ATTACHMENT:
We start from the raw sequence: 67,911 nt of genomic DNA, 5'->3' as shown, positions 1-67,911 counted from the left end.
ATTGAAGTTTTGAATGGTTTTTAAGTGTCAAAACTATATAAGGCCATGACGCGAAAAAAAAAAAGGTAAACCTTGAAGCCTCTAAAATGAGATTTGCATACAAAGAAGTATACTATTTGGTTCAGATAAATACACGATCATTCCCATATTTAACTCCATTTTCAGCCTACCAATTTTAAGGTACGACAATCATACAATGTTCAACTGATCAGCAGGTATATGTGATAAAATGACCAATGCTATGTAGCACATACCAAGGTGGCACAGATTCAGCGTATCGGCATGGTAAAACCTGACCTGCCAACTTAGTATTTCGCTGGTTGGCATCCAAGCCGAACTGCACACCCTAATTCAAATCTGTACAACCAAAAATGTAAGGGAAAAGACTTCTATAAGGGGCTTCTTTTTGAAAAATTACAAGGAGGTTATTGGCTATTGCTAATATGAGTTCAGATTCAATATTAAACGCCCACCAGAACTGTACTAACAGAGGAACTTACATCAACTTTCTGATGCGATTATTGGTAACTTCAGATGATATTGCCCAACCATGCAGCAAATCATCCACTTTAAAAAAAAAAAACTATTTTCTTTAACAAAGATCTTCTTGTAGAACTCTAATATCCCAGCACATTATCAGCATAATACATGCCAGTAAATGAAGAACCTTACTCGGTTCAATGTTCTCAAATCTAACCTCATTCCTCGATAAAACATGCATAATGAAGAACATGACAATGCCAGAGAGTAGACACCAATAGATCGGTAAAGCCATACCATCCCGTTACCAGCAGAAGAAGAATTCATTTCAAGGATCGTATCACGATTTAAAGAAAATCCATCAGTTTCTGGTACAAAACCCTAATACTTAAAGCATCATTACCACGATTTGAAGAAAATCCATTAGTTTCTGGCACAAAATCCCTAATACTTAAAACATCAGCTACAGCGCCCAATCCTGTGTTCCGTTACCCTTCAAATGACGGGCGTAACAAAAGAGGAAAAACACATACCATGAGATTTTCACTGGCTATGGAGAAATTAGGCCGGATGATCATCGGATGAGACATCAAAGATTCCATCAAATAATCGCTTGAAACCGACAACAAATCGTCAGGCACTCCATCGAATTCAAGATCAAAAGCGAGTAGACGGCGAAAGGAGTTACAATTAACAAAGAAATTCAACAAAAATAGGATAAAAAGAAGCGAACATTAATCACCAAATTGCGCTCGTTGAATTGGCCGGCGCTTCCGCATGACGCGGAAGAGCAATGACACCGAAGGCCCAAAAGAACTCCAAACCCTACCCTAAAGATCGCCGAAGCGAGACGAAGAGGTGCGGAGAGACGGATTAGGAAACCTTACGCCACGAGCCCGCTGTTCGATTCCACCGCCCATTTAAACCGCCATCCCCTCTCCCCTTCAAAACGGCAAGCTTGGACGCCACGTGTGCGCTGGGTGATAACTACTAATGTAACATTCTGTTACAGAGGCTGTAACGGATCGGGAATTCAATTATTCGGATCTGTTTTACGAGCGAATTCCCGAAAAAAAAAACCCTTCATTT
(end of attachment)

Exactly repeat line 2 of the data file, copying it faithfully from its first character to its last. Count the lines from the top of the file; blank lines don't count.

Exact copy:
ATTGAAGTTTTGAATGGTTTTTAAGTGTCAAAACTATATAAGGCCATGACGCGAAAAAAAAAAAGGTAAACCTTGAAGCCTCTAAAATGAGATTTGCATACAAAGAAGTATACTATTTGGTTCAGATAAATACACGATCATTCCCATATTTAACTCCATTTTCAGCCTACCAATTTTAAGGTACGACAATCATACAATGTTCAACTGATCAGCAGGTATATGTGATAAAATGACCAATGCTATGTAGCACATACCAAGGTGGCACAGATTCAGCGTATCGGCATGGTAAAACCTGACCTGCCAACTTAGTATTTCGCTGGTTGGCATCCAAGCCGAACTGCACACCCTAATTCAAATCTGTACAACCAAAAATGTAAGGGAAAAGACTTCTATAAGGGGCTTCTTTTTGAAAAATTACAAGGAGGTTATTGGCTATTGCTAATATGAGTTCAGATTCAATATTAAACGCCCACCAGAACTGTACTAACAGAGGAACTTACATCAACTTTCTGATGCGATTATTGGTAACTTCAGATGATATTGCCCAACCATGCAGCAAATCATCCACTTTAAAAAAAAAAAACTATTTTCTTTAACAAAGATCTTCTTGTAGAACTCTAATATCCCAGCACATTATCAGCATAATACATGCCAGTAAATGAAGAACCTTACTCGGTTCAATGTTCTCAAATCTAACCTCATTCCTCGATAAAACATGCATAATGAAGAACATGACAATGCCAGAGAGTAGACACCAATAGATCGGTAAAGCCATACCATCCCGTTACCAGCAGAAGAAGAATTCATTTCAAGGATCGTATCACGATTTAAAGAAAATCCATCAGTTTCTGGTACAAAACCCTAATACTTAAAGCATCATTACCACGATTTGAAGAAAATCCATTAGTTTCTGGCACAAAATCCCTAATACTTAAAACATCAGCTACAGCGCCCAATCCTGTGTTCCGTTACCCTTCAAATGACGGGCGTAACAAAAGAGGAAAAACACATACCATGAGATTTTCACTGGCTATGGAGAAATTAGGCCGGATGATCATCGGATGAGACATCAAAGATTCCATCAAATAATCGCTTGAAACCGACAACAAATCGTCAGGCACTCCATCGAATTCAAGATCAAAAGCGAGTAGACGGCGAAAGGAGTTACAATTAACAAAGAAATTCAACAAAAATAGGATAAAAAGAAGCGAACATTAATCACCAAATTGCGCTCGTTGAATTGGCCGGCGCTTCCGCATGACGCGGAAGAGCAATGACACCGAAGGCCCAAAAGAACTCCAAACCCTACCCTAAAGATCGCCGAAGCGAGACGAAGAGGTGCGGAGAGACGGATTAGGAAACCTTACGCCACGAGCCCGCTGTTCGATTCCACCGCCCATTTAAACCGCCATCCCCTCTCCCCTTCAAAACGGCAAGCTTGGACGCCACGTGTGCGCTGGGTGATAACTACTAATGTAACATTCTGTTACAGAGGCTGTAACGGATCGGGAATTCAATTATTCGGATCTGTTTTACGAGCGAATTCCCGAAAAAAAAAACCCTTCATTT